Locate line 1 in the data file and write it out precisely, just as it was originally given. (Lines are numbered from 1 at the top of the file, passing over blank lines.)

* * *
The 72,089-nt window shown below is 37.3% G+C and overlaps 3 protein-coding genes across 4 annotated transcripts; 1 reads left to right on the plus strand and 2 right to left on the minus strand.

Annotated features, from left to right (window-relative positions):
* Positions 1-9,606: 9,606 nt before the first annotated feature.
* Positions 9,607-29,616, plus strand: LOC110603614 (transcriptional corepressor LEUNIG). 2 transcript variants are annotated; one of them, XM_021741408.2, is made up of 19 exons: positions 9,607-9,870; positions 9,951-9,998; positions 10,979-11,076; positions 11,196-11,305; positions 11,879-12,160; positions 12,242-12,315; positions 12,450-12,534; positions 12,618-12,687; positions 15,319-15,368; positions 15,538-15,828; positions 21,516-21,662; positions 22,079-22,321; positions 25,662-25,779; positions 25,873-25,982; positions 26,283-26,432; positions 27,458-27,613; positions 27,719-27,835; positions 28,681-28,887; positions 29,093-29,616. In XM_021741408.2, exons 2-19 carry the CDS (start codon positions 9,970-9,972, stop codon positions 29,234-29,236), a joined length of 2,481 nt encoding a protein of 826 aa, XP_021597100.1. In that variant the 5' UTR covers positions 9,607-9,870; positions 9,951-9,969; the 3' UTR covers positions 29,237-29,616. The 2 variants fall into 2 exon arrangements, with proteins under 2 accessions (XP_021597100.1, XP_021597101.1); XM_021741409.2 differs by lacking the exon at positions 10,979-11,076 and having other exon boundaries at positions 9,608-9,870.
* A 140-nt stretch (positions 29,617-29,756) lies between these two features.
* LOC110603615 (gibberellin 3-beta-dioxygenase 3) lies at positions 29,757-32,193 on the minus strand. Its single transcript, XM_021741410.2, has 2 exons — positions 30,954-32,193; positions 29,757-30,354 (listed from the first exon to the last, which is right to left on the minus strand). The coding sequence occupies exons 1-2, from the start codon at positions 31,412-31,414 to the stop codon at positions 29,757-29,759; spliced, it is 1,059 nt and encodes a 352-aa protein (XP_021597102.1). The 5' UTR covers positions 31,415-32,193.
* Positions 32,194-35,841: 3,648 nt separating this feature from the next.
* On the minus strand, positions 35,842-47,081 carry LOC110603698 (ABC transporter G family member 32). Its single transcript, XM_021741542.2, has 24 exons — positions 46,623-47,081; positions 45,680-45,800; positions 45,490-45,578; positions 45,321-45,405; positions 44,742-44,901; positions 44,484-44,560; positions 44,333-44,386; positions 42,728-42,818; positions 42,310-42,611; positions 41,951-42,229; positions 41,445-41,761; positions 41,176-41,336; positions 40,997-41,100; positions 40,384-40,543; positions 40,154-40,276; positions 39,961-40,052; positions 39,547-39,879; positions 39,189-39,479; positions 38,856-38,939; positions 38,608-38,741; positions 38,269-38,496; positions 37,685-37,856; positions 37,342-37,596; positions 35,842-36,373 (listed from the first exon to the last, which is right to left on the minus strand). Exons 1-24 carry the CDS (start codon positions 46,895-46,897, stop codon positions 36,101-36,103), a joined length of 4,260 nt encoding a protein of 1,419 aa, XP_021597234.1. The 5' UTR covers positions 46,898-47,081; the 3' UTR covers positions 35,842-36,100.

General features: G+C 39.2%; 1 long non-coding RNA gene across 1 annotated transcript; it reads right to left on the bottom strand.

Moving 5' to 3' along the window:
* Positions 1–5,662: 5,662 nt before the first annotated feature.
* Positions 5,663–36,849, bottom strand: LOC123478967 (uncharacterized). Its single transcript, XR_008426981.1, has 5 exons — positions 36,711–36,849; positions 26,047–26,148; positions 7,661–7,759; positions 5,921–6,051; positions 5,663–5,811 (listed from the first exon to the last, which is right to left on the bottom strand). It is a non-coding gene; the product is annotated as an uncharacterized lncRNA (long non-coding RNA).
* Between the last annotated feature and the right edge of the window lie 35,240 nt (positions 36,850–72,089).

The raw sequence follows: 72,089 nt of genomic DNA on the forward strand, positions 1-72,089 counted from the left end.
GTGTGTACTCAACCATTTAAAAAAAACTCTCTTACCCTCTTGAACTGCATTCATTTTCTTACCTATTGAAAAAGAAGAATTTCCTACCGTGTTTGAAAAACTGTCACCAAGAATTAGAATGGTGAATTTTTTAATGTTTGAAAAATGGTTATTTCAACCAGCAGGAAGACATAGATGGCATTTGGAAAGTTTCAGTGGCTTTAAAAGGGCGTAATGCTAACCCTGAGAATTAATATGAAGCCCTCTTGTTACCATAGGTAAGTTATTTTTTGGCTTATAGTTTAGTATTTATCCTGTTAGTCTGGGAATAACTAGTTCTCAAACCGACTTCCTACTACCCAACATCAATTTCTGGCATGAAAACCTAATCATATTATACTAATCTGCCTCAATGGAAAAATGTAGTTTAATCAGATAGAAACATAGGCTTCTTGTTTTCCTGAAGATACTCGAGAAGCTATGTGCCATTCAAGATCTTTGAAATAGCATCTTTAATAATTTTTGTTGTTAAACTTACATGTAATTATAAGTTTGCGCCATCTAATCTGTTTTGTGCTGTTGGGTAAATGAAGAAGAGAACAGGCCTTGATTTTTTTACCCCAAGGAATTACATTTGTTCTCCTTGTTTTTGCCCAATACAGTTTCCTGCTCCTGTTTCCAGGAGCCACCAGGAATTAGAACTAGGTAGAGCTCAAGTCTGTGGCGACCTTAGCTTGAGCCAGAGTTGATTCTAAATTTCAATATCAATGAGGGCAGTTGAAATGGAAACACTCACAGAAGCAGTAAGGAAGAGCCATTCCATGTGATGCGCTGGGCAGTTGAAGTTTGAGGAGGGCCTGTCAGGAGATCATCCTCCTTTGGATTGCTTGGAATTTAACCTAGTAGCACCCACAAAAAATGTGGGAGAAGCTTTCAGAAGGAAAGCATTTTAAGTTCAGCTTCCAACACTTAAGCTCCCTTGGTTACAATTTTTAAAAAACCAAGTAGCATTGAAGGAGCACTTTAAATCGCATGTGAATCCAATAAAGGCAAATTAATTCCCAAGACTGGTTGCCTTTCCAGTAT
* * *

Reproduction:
The 72,089-nt window shown below is 37.3% G+C and overlaps 3 protein-coding genes across 4 annotated transcripts; 1 reads left to right on the plus strand and 2 right to left on the minus strand.